Getting a speeding ticket can be expensive -- and a pain if you decide to fight it in court.
TIKD, which launched its website in February, wants to handle the ticket for you.
Users enter where and when they got the violation, the fine amount and a photo of the ticket. They pay a one-time fee that's always less than the original ticket. From there, TIKD assumes the liability for the outcome.
The startup hires lawyers to fight the ticket and go to court in your place. And the user receives email updates on the progress.
If you get points on your license, you'll get a refund and TIKD will also pay for the original ticket. The company says it has saved customers more than $100,000 in fines and nearly $4 million in avoided insurance costs.
The startup says it makes money from the difference between what a customer pays TIKD and what it pays lawyers and the courts.
It's also the first company to offer a payment plan for paying traffic tickets. For a service charge -- 10% of the ticket fine -- users can pay half of it immediately and pay the rest in 25% increments over the next two months.
CEO and founder Chris Riley came up with the idea after he was caught in a speed trap. He was traveling less than 10 mph over the speed limit in Miami and was slapped with a big fine.
Traffic tickets average $220 in Miami and $400 in other markets such as Atlanta, according to TIKD data.
"These aren't people doing overtly unsafe things," Riley told CNN Tech. "No DUIs or people drag racing or going 30 mph over the speed limit. [It's] every day mistakes that people make."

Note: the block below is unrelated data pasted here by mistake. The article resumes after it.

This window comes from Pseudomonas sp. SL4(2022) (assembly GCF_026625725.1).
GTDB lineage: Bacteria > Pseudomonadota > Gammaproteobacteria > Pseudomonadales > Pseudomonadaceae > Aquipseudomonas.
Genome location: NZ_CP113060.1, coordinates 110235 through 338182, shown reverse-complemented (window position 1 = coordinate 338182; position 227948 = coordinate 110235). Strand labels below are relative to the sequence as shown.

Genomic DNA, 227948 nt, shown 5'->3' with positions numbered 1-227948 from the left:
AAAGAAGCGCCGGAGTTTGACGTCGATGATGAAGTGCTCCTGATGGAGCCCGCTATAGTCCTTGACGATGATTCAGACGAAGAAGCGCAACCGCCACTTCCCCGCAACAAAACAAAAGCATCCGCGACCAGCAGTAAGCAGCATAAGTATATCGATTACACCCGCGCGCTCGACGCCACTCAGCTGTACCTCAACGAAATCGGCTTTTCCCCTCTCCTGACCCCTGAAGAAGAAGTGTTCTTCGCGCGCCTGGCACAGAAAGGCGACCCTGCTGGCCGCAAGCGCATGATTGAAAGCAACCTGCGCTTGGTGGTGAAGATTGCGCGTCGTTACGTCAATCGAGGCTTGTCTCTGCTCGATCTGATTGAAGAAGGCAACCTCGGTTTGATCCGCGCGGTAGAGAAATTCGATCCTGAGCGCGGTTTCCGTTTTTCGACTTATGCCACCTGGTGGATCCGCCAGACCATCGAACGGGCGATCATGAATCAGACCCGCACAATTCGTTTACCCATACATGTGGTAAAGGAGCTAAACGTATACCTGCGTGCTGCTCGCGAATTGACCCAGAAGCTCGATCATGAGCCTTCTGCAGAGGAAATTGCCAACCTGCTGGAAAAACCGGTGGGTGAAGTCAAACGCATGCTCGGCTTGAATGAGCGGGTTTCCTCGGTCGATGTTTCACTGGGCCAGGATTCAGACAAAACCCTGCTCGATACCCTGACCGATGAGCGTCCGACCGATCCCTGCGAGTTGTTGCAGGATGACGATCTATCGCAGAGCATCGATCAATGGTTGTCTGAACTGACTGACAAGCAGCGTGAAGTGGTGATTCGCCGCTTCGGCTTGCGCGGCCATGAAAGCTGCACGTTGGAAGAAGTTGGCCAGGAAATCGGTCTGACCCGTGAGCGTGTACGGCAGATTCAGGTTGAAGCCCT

Riley sought a better solution to fight disputable tickets.
"There's a better way to do this and give people access to services [like lawyers] in a cost efficient way," he said.
The service is currently available in Atlanta, Baltimore, Washington D.C. and certain Maryland and Florida counties. The company aims to be in 30 major U.S. markets next year.
TIKD says it can refuse the right to work on certain cases. For example, it doesn't accept tickets from minors or incidents involving alcohol, serious injury or fatalities.
The concept is a part of an emerging trend to fight tickets. Other apps like Off the Record connect users with lawyers to fight traffic tickets. Meanwhile, WinIt disputes parking and traffic tickets in New York City.
But TIKD says its biggest competition comes from people who don't contest tickets -- about 95% of people just pay them.
"We're trying to win over those folks," Riley said.
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